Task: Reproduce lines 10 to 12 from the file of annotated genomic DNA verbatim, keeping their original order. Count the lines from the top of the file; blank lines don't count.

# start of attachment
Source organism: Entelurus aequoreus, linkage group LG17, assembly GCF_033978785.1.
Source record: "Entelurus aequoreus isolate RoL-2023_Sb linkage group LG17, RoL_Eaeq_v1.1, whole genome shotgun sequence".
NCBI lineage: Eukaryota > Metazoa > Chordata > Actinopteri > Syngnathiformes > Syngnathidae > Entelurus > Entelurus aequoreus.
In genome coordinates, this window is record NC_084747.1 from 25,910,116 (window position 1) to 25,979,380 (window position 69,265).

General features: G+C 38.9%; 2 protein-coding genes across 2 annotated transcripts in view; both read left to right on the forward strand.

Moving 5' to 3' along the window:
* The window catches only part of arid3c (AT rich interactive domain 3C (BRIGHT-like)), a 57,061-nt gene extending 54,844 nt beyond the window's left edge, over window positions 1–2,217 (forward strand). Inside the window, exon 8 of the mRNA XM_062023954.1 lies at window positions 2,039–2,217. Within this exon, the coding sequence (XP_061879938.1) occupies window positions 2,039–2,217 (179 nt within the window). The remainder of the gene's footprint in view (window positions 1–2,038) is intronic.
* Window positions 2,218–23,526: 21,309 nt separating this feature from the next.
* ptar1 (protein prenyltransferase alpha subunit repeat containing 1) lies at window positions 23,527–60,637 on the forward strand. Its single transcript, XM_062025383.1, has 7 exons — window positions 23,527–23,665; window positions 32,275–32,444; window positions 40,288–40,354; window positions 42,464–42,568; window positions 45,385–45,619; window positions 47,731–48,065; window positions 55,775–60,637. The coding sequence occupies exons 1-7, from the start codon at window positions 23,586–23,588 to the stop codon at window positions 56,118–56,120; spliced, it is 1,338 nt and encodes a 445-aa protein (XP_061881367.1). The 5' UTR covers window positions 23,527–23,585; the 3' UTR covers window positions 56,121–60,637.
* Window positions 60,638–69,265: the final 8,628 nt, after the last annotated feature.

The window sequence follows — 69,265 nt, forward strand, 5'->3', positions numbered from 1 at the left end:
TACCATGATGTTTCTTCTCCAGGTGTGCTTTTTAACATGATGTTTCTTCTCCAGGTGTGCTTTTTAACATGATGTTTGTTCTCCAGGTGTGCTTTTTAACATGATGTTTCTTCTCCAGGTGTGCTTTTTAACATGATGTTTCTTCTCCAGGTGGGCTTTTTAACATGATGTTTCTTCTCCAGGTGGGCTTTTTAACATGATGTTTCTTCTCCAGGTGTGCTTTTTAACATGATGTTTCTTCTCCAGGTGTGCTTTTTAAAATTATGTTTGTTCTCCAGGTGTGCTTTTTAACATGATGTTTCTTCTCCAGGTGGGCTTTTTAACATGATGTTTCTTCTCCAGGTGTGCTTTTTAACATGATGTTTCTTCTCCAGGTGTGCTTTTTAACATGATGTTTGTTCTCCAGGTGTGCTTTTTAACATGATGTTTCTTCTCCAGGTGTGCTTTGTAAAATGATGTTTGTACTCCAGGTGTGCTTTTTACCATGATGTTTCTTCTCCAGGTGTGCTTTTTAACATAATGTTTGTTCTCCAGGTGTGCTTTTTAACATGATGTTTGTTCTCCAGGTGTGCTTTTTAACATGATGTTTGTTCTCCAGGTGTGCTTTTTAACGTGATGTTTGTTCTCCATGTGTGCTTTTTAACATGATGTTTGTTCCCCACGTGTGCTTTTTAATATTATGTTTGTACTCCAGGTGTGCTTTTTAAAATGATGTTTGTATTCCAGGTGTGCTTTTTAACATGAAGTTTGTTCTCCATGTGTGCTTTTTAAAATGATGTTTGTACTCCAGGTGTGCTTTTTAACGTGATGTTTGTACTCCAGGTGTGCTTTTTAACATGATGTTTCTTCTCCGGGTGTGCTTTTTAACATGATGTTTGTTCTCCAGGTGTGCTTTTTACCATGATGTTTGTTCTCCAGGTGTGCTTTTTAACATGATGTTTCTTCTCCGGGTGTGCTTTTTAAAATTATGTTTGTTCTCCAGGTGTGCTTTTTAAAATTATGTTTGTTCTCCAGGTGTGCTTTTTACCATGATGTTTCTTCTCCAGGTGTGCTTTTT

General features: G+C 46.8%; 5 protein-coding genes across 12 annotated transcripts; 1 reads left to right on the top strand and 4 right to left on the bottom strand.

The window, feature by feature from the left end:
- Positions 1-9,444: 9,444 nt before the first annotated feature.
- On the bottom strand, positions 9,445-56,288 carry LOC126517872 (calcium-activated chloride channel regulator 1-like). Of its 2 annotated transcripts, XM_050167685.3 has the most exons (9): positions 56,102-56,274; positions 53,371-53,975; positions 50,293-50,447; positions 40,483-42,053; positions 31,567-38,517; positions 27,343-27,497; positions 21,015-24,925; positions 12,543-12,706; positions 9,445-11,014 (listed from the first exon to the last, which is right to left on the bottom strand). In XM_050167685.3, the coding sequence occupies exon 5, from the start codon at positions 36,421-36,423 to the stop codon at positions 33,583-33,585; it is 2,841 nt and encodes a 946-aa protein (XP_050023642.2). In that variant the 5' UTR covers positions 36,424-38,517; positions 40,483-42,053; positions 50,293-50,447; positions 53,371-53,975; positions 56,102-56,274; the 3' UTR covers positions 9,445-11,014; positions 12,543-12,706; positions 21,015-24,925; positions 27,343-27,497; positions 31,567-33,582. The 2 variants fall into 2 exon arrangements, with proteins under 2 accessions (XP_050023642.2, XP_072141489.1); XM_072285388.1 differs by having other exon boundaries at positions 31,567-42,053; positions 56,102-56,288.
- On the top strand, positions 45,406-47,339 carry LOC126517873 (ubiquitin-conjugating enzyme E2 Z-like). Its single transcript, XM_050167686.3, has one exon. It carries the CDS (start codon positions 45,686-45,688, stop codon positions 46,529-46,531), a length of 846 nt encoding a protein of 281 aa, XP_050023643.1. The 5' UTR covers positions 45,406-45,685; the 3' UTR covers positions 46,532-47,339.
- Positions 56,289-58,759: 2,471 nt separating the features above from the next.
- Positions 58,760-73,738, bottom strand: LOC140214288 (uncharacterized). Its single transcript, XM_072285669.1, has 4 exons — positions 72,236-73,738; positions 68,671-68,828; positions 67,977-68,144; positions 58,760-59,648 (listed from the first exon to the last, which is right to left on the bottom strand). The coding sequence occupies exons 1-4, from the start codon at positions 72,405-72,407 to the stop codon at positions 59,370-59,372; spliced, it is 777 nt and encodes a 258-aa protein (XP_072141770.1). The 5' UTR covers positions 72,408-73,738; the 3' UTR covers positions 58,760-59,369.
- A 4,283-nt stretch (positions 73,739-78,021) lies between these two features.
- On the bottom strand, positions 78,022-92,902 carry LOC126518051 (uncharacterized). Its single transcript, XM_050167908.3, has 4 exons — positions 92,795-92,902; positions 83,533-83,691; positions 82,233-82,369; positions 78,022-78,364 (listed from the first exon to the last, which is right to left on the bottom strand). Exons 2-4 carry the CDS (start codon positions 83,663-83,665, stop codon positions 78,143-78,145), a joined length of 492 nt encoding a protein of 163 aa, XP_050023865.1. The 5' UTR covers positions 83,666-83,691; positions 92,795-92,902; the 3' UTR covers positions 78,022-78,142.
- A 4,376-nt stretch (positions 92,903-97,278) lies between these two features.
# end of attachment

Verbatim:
* Window positions 60,638–69,265: the final 8,628 nt, after the last annotated feature.

The window sequence follows — 69,265 nt, forward strand, 5'->3', positions numbered from 1 at the left end:
TACCATGATGTTTCTTCTCCAGGTGTGCTTTTTAACATGATGTTTCTTCTCCAGGTGTGCTTTTTAACATGATGTTTGTTCTCCAGGTGTGCTTTTTAACATGATGTTTCTTCTCCAGGTGTGCTTTTTAACATGATGTTTCTTCTCCAGGTGGGCTTTTTAACATGATGTTTCTTCTCCAGGTGGGCTTTTTAACATGATGTTTCTTCTCCAGGTGTGCTTTTTAACATGATGTTTCTTCTCCAGGTGTGCTTTTTAAAATTATGTTTGTTCTCCAGGTGTGCTTTTTAACATGATGTTTCTTCTCCAGGTGGGCTTTTTAACATGATGTTTCTTCTCCAGGTGTGCTTTTTAACATGATGTTTCTTCTCCAGGTGTGCTTTTTAACATGATGTTTGTTCTCCAGGTGTGCTTTTTAACATGATGTTTCTTCTCCAGGTGTGCTTTGTAAAATGATGTTTGTACTCCAGGTGTGCTTTTTACCATGATGTTTCTTCTCCAGGTGTGCTTTTTAACATAATGTTTGTTCTCCAGGTGTGCTTTTTAACATGATGTTTGTTCTCCAGGTGTGCTTTTTAACATGATGTTTGTTCTCCAGGTGTGCTTTTTAACGTGATGTTTGTTCTCCATGTGTGCTTTTTAACATGATGTTTGTTCCCCACGTGTGCTTTTTAATATTATGTTTGTACTCCAGGTGTGCTTTTTAAAATGATGTTTGTATTCCAGGTGTGCTTTTTAACATGAAGTTTGTTCTCCATGTGTGCTTTTTAAAATGATGTTTGTACTCCAGGTGTGCTTTTTAACGTGATGTTTGTACTCCAGGTGTGCTTTTTAACATGATGTTTCTTCTCCGGGTGTGCTTTTTAACATGATGTTTGTTCTCCAGGTGTGCTTTTTACCATGATGTTTGTTCTCCAGGTGTGCTTTTTAACATGATGTTTCTTCTCCGGGTGTGCTTTTTAAAATTATGTTTGTTCTCCAGGTGTGCTTTTTAAAATTATGTTTGTTCTCCAGGTGTGCTTTTTACCATGATGTTTCTTCTCCAGGTGTGCTTTTT